Federal Judge Weighs in on State Decision to Declare Chester Bankrupt

Chester Mayor Thaddeus Kirkland in Chester's business district
Image via Alejandro A. Alvarez, The Philadelphia Inquirer
Chester Mayor Thaddeus Kirkland in Chester's business district

The state’s decision to take over the financially-distressed city of Chester was a proper course of action, ruled a federal judge this week over the objections of city government and a major bondholder, writes Anthony R. Wood for The Philadelphia Inquirer.

The ruling by U.S. Bankruptcy Court Judge Ashely Chan is a victory for state receiver Michael Doweary who has gone head-to-head with city officials, particularly Chester Mayor Thaddeus Kirkland.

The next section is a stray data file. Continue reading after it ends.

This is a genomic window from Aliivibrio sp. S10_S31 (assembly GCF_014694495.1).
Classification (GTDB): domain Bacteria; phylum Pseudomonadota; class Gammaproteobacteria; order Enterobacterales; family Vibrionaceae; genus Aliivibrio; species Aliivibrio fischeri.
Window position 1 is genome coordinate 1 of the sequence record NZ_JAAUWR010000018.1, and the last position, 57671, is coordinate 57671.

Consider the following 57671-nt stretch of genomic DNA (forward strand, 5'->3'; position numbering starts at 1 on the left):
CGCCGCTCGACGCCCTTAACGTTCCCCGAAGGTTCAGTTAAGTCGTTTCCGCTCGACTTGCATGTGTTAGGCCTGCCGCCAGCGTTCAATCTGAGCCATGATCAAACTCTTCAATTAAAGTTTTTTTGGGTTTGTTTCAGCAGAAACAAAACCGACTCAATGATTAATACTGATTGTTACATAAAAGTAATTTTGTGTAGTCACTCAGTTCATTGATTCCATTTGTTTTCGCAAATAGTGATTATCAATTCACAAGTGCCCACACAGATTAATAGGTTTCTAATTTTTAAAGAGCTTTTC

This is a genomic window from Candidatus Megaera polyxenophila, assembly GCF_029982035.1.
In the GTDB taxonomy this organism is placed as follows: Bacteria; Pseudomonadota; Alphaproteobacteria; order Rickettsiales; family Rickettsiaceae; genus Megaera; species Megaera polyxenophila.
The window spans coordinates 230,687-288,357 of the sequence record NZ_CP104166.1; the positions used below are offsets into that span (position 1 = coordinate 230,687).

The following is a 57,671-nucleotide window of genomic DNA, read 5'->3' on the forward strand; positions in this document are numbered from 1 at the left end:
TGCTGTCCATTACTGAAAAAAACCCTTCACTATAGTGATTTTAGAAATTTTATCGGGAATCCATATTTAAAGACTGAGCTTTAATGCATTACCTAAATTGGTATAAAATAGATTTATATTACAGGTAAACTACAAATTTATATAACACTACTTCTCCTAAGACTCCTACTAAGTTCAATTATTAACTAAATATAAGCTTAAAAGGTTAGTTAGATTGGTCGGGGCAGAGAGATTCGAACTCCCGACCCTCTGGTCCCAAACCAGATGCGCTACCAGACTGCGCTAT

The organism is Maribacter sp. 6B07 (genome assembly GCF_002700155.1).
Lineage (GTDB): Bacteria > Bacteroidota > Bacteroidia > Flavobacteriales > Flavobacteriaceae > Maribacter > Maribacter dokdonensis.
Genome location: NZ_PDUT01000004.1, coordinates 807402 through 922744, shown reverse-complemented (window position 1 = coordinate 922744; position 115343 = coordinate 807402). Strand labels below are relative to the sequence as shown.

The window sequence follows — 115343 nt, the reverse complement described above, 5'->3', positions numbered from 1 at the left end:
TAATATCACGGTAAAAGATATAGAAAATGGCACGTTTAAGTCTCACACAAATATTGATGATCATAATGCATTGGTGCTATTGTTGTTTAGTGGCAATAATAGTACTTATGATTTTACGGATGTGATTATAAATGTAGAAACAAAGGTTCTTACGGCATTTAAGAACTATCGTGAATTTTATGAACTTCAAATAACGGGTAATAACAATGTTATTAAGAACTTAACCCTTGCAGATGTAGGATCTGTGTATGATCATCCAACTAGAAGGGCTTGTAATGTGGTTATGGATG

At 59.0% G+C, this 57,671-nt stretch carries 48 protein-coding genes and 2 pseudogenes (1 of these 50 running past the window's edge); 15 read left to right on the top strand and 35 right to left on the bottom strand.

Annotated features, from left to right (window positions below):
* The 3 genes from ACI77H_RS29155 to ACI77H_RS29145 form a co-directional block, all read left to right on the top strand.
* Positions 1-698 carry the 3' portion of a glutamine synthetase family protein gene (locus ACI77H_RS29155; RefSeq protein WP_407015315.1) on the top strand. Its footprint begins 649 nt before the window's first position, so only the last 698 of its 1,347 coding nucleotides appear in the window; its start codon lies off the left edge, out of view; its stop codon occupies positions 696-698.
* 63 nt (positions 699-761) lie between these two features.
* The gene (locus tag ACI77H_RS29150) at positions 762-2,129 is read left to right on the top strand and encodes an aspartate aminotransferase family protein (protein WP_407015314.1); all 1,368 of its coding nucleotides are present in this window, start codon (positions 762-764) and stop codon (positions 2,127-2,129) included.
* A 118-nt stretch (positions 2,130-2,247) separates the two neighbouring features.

Doweary was appointed by the state in 2020 to oversee city finances.

City officials have challenged in court that Doweary overstepped his authority in November when he filed for bankruptcy on behalf of the city.

Chan wrote Tuesday that “elected officials’ power to govern and make decisions for the city … is not an absolute power.”

In September, the city’s projected deficit for 2023 was $46.5 million, about 80 percent of the city’s budget.

Chester became the 31st of 38,000 municipalities nationwide to enter bankruptcy.

In a January Commonwealth Court hearing. Judge Ellen Ceisler ruled the city administration is “internally dysfunctional” and called for “major changes” in how the city is governed.

Ceisler stripped council members of their department-head duties, including oversight of the city’s finances.

Read more about a ruling by federal judge Ashely Chan regarding Chester’s bankruptcy in The Philadelphia Inquirer.

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